Art La May used to make a quiet living painting birds, but the popularity of wildlife art has grown at such a frantic pace that La May and his wife, Bonnie, have had to open their own gallery.

"We're spending so much time acting as go-betweens and advisers for our artist friends and their customers, that we decided the only practical way to handle it was to go into the business formally," said Bonnie La May, waving her hand at the hundreds of paintings, carvings, prints and photographs that line the walls -- and floors -- of Portraits in Nature Gallery at the new Village Centre in Great Falls.

"Besides," she said, "there are so many new collectors coming into the field, the prices in a lot of places have grown outrageous. Much of the work being offered is by people painting from photographs in a book; you cannot do anything worthwhile in this field without studying the animals themselves."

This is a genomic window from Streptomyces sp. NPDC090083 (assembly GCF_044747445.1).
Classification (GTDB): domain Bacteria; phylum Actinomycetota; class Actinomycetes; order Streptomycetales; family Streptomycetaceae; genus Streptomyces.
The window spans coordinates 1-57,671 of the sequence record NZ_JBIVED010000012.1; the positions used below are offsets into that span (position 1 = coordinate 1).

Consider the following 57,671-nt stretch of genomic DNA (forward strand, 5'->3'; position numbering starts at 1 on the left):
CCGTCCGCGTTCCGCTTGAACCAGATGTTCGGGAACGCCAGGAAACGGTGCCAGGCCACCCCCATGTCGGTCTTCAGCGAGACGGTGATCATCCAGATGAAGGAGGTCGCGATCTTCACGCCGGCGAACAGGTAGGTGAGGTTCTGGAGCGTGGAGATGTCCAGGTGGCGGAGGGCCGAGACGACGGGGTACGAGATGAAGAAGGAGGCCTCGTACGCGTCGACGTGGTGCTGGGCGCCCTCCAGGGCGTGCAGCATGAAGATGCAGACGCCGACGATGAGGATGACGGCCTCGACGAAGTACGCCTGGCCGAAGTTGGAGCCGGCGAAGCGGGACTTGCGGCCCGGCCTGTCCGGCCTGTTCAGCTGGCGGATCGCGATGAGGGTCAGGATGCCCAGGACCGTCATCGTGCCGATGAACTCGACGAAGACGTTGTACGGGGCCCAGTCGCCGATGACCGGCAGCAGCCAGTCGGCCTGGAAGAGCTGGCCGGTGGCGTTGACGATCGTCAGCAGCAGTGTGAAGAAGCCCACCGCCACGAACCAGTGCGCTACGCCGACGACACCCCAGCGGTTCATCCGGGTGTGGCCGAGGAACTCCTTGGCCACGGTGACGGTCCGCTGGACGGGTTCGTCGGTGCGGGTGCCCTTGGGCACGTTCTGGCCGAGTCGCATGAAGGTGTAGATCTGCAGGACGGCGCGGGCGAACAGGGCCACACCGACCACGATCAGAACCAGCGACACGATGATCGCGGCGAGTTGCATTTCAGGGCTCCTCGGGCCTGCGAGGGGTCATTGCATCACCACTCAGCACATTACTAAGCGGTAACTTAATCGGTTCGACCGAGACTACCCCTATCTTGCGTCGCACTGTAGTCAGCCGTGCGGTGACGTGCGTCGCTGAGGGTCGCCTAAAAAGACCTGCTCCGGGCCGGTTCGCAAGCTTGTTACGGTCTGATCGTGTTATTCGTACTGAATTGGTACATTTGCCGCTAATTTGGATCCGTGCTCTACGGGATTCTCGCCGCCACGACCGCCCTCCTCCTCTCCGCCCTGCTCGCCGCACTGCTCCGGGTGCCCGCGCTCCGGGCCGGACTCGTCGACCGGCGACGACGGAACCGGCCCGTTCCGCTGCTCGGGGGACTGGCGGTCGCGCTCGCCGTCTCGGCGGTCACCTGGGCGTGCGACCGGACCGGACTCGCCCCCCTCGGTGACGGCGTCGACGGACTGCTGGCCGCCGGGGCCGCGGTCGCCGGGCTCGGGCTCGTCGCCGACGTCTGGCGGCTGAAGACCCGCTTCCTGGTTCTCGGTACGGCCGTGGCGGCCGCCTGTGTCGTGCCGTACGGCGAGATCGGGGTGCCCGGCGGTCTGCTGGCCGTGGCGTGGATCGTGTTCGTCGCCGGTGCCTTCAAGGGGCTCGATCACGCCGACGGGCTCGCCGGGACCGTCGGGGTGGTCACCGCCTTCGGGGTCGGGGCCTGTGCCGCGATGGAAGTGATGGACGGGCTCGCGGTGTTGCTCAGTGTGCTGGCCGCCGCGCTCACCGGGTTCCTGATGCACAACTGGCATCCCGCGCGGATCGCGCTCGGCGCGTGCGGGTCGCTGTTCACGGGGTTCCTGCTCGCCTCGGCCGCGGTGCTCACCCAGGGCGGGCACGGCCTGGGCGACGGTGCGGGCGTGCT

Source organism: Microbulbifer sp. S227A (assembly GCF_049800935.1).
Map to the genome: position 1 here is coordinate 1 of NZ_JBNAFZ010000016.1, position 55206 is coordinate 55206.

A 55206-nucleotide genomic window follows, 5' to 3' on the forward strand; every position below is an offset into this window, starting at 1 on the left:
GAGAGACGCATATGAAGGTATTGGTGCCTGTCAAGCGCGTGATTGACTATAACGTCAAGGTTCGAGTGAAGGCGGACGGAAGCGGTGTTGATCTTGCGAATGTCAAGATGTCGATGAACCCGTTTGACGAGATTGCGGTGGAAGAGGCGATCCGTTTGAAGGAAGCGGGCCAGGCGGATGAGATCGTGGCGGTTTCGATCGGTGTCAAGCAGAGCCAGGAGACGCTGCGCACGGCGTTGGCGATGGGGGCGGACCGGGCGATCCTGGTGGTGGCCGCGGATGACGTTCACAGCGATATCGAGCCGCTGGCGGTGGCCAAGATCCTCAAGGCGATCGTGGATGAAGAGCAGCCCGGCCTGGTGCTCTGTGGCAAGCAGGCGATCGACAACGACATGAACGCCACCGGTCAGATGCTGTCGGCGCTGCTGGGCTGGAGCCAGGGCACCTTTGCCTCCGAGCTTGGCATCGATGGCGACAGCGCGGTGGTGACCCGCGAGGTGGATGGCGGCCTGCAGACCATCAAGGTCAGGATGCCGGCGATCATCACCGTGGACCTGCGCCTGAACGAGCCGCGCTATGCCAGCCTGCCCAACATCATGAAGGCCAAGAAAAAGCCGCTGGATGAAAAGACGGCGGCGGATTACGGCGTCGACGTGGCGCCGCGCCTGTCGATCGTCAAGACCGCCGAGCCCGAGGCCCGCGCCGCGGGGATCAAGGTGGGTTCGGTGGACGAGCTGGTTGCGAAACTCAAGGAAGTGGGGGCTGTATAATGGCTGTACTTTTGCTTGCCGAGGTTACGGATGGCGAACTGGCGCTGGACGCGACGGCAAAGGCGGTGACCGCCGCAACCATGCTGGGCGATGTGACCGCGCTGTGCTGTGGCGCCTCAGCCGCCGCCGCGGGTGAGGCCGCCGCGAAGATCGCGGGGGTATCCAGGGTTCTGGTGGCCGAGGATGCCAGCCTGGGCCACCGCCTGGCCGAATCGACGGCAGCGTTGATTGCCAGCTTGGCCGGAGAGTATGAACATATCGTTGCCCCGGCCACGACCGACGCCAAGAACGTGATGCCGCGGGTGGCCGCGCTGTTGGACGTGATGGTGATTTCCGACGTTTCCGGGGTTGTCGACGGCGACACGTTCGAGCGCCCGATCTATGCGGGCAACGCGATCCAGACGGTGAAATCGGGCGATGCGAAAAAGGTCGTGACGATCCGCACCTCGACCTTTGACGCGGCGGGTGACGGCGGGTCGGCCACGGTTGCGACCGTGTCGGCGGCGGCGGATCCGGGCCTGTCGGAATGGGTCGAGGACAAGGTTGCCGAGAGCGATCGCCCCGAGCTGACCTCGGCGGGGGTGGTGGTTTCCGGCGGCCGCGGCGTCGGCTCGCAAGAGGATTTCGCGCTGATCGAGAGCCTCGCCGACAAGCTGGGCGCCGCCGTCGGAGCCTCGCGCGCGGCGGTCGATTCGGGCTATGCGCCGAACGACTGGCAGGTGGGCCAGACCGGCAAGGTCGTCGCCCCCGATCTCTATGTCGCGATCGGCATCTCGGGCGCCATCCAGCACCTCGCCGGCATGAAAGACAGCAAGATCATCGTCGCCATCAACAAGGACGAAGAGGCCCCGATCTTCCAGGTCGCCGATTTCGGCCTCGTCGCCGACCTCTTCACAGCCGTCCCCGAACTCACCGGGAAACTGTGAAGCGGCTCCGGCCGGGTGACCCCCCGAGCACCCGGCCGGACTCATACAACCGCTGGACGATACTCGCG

The La Mays show a range of works by such established artists as Robert Bateman, but take special interest in young and/or local talent. Prices range from several dollars to several thousand dollars.

Rural Great Falls might seem an unlikely place for an art gallery, but the phone was ringing so steadily that La May hardly had time to show a visitor around. "Liz Taylor found us, so I guess we're not too far out," she said.

Business hours are 10 to 5, every day but Sunday. The center's at the intersection of Georgetown Pike (Route 193) and Walker Road; it's the only traffic light in Great Falls.